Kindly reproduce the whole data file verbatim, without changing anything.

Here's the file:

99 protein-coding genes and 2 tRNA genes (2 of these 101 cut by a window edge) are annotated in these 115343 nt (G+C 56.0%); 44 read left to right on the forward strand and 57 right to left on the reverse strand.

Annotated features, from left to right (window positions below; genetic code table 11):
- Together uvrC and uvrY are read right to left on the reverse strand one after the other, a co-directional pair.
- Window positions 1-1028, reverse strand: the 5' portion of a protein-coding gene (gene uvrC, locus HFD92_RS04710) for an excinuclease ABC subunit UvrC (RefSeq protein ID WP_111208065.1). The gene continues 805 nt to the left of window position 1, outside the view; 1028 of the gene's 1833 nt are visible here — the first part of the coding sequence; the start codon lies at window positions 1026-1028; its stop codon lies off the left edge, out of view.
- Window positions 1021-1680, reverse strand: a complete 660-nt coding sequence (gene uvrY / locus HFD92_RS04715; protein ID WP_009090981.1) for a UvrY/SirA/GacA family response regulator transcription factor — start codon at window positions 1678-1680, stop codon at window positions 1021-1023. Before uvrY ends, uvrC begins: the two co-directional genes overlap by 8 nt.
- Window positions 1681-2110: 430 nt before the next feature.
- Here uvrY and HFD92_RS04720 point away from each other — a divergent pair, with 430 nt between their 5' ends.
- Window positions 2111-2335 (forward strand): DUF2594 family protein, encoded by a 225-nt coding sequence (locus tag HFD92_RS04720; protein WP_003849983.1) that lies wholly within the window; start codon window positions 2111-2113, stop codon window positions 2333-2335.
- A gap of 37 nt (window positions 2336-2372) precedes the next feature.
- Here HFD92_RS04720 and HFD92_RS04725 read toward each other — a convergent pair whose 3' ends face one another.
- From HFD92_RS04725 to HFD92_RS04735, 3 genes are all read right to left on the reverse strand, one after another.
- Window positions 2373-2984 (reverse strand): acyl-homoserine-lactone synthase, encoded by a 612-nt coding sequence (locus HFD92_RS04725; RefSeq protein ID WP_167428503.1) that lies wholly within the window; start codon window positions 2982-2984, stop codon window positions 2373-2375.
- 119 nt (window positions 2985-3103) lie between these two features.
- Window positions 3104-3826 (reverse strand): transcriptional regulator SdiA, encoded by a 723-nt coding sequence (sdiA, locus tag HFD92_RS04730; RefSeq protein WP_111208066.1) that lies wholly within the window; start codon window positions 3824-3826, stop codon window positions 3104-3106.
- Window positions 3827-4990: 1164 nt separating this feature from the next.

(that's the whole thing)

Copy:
99 protein-coding genes and 2 tRNA genes (2 of these 101 cut by a window edge) are annotated in these 115343 nt (G+C 56.0%); 44 read left to right on the forward strand and 57 right to left on the reverse strand.

Annotated features, from left to right (window positions below; genetic code table 11):
- Together uvrC and uvrY are read right to left on the reverse strand one after the other, a co-directional pair.
- Window positions 1-1028, reverse strand: the 5' portion of a protein-coding gene (gene uvrC, locus HFD92_RS04710) for an excinuclease ABC subunit UvrC (RefSeq protein ID WP_111208065.1). The gene continues 805 nt to the left of window position 1, outside the view; 1028 of the gene's 1833 nt are visible here — the first part of the coding sequence; the start codon lies at window positions 1026-1028; its stop codon lies off the left edge, out of view.
- Window positions 1021-1680, reverse strand: a complete 660-nt coding sequence (gene uvrY / locus HFD92_RS04715; protein ID WP_009090981.1) for a UvrY/SirA/GacA family response regulator transcription factor — start codon at window positions 1678-1680, stop codon at window positions 1021-1023. Before uvrY ends, uvrC begins: the two co-directional genes overlap by 8 nt.
- Window positions 1681-2110: 430 nt before the next feature.
- Here uvrY and HFD92_RS04720 point away from each other — a divergent pair, with 430 nt between their 5' ends.
- Window positions 2111-2335 (forward strand): DUF2594 family protein, encoded by a 225-nt coding sequence (locus tag HFD92_RS04720; protein WP_003849983.1) that lies wholly within the window; start codon window positions 2111-2113, stop codon window positions 2333-2335.
- A gap of 37 nt (window positions 2336-2372) precedes the next feature.
- Here HFD92_RS04720 and HFD92_RS04725 read toward each other — a convergent pair whose 3' ends face one another.
- From HFD92_RS04725 to HFD92_RS04735, 3 genes are all read right to left on the reverse strand, one after another.
- Window positions 2373-2984 (reverse strand): acyl-homoserine-lactone synthase, encoded by a 612-nt coding sequence (locus HFD92_RS04725; RefSeq protein ID WP_167428503.1) that lies wholly within the window; start codon window positions 2982-2984, stop codon window positions 2373-2375.
- 119 nt (window positions 2985-3103) lie between these two features.
- Window positions 3104-3826 (reverse strand): transcriptional regulator SdiA, encoded by a 723-nt coding sequence (sdiA, locus tag HFD92_RS04730; RefSeq protein WP_111208066.1) that lies wholly within the window; start codon window positions 3824-3826, stop codon window positions 3104-3106.
- Window positions 3827-4990: 1164 nt separating this feature from the next.